Needle Exchange Programs: How do they work and are they needed?

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Needle Exchange Programs: How do they work and are they needed?

“When people look at the data and are faced with the real challenges, they see that these are programs that save lives and save money.”

~ CDC Director Tom Frieden

Needle exchange programs have been politically and socially controversial for decades, but research has shown that they are a crucial element of addressing the public health aspect of drug use and abuse.

For instance, now-Vice President Pence stood against needle exchange programs in the state of Indiana, but reversed his position when the state faced the worst outbreak of HIV infections in the history of Indiana – caused primarily by needle sharing. Is it possible that these programs may serve the interests of public health and safety?

There is no easy answer to this question, but understanding what needle exchange programs are and where their purpose lies can go a long way toward giving you the tools you need to create an informed opinion. You can find answers to all of your questions here, including:

  • What are needle exchange programs?
  • How do needle exchange programs work?
  • Why are needle exchange programs controversial?
  • Why are needle exchange programs?

Of course, it is not easy to come up with an answer to whether or not needle exchange programs are the ideal response to a health epidemic as the result of drug use. After all, some would argue that needle exchange programs enable drug users in their habit.

Ideal or not, there is no question that needle and syringe programs as public health initiatives are an essential part of reducing the detrimental health effects of continued drug use. More than that, these programs have important implications for drug users – and even those in recovery – all around the country.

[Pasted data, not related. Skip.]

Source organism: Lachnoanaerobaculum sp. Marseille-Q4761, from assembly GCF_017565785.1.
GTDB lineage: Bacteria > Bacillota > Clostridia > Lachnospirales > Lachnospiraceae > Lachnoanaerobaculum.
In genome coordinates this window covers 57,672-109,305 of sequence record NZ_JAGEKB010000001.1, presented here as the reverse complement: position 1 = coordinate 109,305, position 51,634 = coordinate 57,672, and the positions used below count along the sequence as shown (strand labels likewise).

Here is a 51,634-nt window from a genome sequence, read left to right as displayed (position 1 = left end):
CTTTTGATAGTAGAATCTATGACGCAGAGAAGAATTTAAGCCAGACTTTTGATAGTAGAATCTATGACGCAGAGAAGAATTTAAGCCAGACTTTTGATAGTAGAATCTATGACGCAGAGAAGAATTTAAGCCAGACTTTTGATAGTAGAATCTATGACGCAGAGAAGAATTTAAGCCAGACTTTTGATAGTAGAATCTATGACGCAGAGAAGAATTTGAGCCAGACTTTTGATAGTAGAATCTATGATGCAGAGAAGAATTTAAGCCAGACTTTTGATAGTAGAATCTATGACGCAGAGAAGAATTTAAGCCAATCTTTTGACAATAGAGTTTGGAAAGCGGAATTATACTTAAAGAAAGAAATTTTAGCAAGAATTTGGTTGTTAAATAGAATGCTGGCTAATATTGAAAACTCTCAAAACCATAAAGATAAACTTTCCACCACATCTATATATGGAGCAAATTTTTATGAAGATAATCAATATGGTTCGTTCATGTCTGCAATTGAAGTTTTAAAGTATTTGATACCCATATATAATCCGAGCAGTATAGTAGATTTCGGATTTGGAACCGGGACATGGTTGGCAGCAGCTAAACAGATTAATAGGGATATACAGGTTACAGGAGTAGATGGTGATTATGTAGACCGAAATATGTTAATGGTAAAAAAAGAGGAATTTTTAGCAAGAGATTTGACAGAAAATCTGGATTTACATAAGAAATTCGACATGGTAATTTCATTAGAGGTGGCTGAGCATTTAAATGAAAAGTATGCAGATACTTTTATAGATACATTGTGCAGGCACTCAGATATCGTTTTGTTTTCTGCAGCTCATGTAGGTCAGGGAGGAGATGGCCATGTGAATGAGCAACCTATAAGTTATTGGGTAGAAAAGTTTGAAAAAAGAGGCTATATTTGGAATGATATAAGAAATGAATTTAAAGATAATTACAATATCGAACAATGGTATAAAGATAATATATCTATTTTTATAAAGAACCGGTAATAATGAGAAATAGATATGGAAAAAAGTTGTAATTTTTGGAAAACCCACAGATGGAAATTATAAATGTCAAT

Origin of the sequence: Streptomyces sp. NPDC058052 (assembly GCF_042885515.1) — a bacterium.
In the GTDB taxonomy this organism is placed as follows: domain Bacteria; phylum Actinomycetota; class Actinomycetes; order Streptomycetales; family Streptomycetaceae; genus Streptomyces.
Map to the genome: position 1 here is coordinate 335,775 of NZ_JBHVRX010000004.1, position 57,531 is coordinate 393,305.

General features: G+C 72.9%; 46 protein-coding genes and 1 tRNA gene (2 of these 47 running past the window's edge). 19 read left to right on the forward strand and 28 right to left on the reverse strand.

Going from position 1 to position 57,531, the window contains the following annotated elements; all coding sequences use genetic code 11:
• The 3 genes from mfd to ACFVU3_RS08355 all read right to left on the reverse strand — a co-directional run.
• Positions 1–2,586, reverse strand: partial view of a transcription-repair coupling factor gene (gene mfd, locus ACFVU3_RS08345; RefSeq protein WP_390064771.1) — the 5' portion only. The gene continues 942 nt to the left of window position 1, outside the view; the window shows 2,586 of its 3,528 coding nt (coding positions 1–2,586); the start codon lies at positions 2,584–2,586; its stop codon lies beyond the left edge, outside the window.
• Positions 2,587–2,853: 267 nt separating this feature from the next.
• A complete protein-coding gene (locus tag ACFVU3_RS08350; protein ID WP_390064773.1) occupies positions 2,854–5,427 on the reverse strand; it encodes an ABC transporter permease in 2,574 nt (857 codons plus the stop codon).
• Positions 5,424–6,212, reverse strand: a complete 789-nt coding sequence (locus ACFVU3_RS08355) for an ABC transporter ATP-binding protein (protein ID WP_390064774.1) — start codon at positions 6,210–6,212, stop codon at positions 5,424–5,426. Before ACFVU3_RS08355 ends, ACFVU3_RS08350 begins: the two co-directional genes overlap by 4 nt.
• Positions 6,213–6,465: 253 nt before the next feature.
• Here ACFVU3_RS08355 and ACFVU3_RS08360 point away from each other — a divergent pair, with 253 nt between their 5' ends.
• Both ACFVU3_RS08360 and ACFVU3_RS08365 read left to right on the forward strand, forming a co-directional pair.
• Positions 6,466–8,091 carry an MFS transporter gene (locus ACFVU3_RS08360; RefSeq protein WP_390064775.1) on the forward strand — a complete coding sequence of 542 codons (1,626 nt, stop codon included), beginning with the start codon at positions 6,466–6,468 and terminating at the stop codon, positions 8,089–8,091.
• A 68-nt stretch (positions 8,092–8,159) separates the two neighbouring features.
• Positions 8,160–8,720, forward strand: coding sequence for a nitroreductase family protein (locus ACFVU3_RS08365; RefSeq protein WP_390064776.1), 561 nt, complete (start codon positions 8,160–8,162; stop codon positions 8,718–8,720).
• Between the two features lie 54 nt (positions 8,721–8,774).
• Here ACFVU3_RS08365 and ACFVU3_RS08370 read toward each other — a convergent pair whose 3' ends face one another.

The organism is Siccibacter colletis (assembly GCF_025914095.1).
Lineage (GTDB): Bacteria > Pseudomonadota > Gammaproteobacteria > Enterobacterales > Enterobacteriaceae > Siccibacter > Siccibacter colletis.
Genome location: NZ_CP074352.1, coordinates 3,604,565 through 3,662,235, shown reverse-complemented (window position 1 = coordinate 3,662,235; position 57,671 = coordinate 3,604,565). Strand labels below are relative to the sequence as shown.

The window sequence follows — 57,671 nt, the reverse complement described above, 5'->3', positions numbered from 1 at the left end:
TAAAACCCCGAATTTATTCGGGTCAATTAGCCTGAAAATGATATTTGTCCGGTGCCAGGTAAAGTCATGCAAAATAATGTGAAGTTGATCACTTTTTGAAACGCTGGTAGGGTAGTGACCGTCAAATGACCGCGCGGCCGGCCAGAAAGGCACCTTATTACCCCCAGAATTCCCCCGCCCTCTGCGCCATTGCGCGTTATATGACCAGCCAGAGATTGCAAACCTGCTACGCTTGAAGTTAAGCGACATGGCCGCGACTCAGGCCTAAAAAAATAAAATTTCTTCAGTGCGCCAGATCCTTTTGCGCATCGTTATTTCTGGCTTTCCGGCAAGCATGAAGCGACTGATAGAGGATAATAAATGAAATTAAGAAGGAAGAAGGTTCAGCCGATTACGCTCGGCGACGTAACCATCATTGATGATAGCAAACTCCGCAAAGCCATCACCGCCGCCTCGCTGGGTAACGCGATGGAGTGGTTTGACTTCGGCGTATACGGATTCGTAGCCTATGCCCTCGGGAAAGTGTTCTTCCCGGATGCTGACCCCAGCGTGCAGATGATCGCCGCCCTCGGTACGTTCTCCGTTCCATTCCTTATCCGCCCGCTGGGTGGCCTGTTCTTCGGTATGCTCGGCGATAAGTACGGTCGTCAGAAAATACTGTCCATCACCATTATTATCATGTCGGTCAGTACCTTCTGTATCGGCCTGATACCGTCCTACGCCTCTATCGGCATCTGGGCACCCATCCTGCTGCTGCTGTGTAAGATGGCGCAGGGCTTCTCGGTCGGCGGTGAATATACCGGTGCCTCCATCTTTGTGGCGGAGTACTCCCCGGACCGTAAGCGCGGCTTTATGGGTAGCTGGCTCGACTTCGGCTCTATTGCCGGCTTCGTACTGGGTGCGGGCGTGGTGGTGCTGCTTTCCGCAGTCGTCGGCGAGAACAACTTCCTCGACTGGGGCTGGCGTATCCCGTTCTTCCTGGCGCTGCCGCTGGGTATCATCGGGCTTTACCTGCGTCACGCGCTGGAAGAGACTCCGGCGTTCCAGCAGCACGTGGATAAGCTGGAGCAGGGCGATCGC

What You Should Know: What Are Needle Exchange Programs?  

From steroids to heroin, the story is largely the same: the administration of drugs represents a substantial health hazard beyond the detrimental effects of the drug itself.

Quite a few drugs can be administered intravenously – that is, the drug can be taken via a hypodermic needle or syringe. Because there is commonly a shortage of needles among drug users, sharing needles for injection has become something of an undesirable norm for those who use drugs. Whether from stigma or prohibitive cost, drug users often turn to previously used needles in order to inject with their drug of choice.

The danger with this is found in the fact that used needles and syringes can contain HIV, or human immunodeficiency virus. With this in mind, it is clear that sharing needles for drug use represents a substantial health issue. This is where needle exchange programs come in.

Needle exchange programs, otherwise known as needle and syringe programs, are public health initiatives ultimately aimed at reducing the prevalence of HIV in drug users. The idea, as one can surmise from the name of the intervention, is to provide clean needles to drug users as a means of reducing the risk of HIV transmission through drug injection.

Because the recommended number of needles per year to avoid HIV transmission altogether is 200, providing enough clean needles requires a significant public health intervention. Unfortunately, these programs have received little legislative support: as of this year, only seventeen states (along with Washington D.C.) have legalized needle-exchange programs.

These public health initiatives do not stop just with needle exchanges. According to Avert, which actively works toward providing global information and education on HIV, states that many programs work to reduce other harms associated with injecting drug use. As Avert notes, they do so by providing a variety of additional services and counseling:

  • Advice on safer injecting practices
  • Advice on minimizing the harm done by drugs
  • Advice on how to avoid and manage an overdose
  • Information on the safe handling and disposal of injecting equipment
  • Referrals to HIV testing and treatment services
  • Help to stop injecting drugs, including access to drug treatment and encouragement to switch to safer drug taking practices
  • Other health and welfare services (including condom provision)